Biblical Leadership
1/6/11 at 07:49 AM 0 Comments

Leaders need to threaten at times

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"Law is commands joined to threats of punishment."
– John Austin

Lamentations deals with the apparent contradiction between the biblical principles of harsh punishment and gentleness and love. In this chapter, we'll look at how to live out this leadership paradox without alienating our people.

Jeremiah, the author of this book, was considered a threat by the people he so dearly wanted to save. When his long-ignored warnings finally came true, Jeremiah witnessed the nation's destruction with deep sorrow. God simply did what he said he would do, even though "He does not enjoy bringing affliction or suffering on mankind" (Lam. 3:33).

The biblical definition of integrity is not just doing the right thing, or doing what you say you will do. It is both rewarding and punishing at the proper times. God himself often couples blessings and threats.

Let's look closer at God's discipline/reward management process:
1) He establishes rules
2) Warns of the consequences for disobedience
3) Pleads with those who disobey
4) Disciplines when the rules are broken
5) Restores relationships through forgiveness and reconciliation

The most overlooked step in today's organizations is #3: if you lead, at times you need to plead.

Through Jeremiah, God implored his people to repent. He gave them ample time to turn from their ways to avoid judgment. Though he did not enjoy it, his character compelled him to follow through on his threats.

One way to enhance our own reputations as leaders is to bind ourselves to our threats. Jeremiah did this by declaring God's promises in public.

In a Harvard Business School article, "Six Steps for Making Your Threat Credible," author Deepak Malhotra advises leaders to increase their negotiating power by visibly restricting their ability to retreat. "A public commitment makes it difficult for a negotiator to back down from a threat.... There is no better way to make your threat credible than to ensure that you can't go back on your word."

Threats are heard louder and clearer when the leader has the guts to address a group head-on, rather than keeping it to one-on-one admonitions.

An existing reputation as a threat-keeper reduces the likelihood the leader will have to make good on them. Of course, we must make realistic threats of punishment – unlike the angry parent who threatens to turn the car around, then has to threaten again when the back-seat squabbling continues. On the other extreme, unreasonable punishment demotivates. What's the use in trying to please the leader anymore, when he's left us lying bloody in the dirt?

The power of principle also lends weight to threats. I know a leader that is so fanatical about "the principle of the matter" that he will devote hours of personal time and energy to right a wrong, regardless of the cost. The return on his investment comes in the form of influence. No one wants him to find out they've done something wrong.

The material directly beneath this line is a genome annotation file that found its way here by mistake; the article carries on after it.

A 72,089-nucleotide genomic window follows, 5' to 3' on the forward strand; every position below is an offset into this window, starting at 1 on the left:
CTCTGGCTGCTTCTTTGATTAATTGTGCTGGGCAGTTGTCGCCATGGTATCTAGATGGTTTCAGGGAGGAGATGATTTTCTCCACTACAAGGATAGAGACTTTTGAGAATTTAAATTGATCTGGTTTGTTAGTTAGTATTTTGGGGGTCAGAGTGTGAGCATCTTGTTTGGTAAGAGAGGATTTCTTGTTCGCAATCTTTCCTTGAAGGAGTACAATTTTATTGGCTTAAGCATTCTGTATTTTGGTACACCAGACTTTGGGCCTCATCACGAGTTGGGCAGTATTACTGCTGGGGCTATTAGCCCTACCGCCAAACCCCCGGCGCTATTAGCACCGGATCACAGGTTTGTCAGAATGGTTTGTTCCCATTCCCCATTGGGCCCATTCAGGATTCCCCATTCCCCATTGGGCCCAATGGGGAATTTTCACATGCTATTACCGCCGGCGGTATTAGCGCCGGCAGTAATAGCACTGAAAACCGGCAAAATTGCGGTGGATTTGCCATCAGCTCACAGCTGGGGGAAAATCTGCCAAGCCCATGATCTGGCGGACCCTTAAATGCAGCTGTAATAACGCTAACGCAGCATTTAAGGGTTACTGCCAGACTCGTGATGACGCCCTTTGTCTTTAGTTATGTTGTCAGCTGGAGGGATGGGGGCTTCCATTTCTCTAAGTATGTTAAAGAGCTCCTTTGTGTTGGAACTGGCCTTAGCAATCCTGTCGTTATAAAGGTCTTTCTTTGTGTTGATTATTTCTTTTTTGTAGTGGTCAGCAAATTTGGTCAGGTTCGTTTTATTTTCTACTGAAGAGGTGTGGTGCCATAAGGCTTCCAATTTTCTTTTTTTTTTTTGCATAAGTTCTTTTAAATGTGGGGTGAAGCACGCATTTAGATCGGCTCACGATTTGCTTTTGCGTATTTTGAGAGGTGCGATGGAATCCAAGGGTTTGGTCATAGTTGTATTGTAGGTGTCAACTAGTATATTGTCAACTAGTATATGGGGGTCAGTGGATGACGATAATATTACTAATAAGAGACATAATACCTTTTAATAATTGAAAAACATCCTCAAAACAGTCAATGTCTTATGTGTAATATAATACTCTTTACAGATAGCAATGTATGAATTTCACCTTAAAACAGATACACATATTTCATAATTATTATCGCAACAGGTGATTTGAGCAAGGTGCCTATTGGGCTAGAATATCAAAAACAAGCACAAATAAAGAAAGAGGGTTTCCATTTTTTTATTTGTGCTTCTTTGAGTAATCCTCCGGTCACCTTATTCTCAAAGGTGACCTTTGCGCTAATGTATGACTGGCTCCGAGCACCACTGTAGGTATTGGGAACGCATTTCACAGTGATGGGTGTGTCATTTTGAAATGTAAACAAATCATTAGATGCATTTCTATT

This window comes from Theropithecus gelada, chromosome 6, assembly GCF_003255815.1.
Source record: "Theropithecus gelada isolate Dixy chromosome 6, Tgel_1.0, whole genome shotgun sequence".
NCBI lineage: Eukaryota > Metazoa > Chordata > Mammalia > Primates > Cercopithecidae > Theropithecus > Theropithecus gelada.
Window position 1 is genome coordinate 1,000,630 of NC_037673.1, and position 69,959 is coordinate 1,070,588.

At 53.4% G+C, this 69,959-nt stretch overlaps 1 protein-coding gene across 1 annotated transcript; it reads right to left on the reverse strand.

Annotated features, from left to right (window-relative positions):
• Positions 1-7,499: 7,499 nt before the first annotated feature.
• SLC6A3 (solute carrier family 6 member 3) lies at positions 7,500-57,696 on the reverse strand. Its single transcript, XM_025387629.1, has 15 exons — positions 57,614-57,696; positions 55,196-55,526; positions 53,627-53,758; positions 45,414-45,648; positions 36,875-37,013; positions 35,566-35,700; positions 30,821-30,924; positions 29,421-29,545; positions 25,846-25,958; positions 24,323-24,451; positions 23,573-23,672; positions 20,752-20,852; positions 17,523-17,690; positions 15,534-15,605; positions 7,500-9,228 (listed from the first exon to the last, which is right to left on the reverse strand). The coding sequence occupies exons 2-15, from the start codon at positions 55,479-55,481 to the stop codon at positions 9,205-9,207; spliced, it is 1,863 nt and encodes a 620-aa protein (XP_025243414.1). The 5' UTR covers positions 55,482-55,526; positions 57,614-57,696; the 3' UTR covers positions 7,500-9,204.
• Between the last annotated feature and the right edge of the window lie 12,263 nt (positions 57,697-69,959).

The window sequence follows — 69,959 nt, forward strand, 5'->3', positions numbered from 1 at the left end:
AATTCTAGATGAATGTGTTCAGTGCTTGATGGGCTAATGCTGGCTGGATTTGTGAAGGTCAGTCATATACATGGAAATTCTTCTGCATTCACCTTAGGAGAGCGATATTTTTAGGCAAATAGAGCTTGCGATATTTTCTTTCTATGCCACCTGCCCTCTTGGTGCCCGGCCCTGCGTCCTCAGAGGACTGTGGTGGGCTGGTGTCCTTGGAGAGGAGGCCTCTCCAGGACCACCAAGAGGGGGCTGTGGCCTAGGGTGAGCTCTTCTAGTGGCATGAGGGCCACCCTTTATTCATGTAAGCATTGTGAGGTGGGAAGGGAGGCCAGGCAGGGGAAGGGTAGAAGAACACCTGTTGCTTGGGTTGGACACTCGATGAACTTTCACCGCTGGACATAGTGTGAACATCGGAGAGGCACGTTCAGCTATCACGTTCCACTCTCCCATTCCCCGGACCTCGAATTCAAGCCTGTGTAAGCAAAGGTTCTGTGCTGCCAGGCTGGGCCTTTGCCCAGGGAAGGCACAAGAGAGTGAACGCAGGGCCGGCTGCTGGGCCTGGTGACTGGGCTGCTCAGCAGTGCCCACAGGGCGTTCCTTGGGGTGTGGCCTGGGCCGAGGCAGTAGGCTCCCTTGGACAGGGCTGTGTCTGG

Is your reputation what you want it to be? Your personal leadership brand is what everyone thinks everyone else thinks about you. In other words, if someone says to a rebellious coworker, "Bill won't allow that," different employees may interpret that differently: "Bill is an ethical leader," "Bill isn't afraid to lead with conviction," or "I'm going to stop fighting Bill on this – he has too many allies." Reputational leadership is like having your own mini prophets speaking for you. Not only does it make you more effective, but it is a huge timesaver.

When our people both fear and love us, the stage is set for stellar performance, which leads to job satisfaction and further results. This cycle is fed by the dual-natured leader who isn't afraid to inflict tough love and appropriate pressure.

Robert Rosen, author of Just Enough Anxiety, says a healthy level of anxiety can be an asset. "Be constructive and impatient at the same time. Being constructive involves creating a safe work environment; being impatient involves stretching beyond what seems possible."

A love/hate relationship is the antithesis of God's perfect love/fear leadership style. In the divine model, a lot of love, mixed with some fear, yields long-term, healthy results. When the Lord disciplines, he grieves. When he punishes, he laments.

And when his people obey, he blesses them.

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Tom Harper is president of NetWorld Alliance, which publishes www.churchcentral.com and several online news portals in the retail, banking, technology and restaurant industries.

He is author of Leading from the Lions' Den: Leadership Principles from Every Book of the Bible, (B&H Publishing, 2010). His Twitter account is @TomRHarper.

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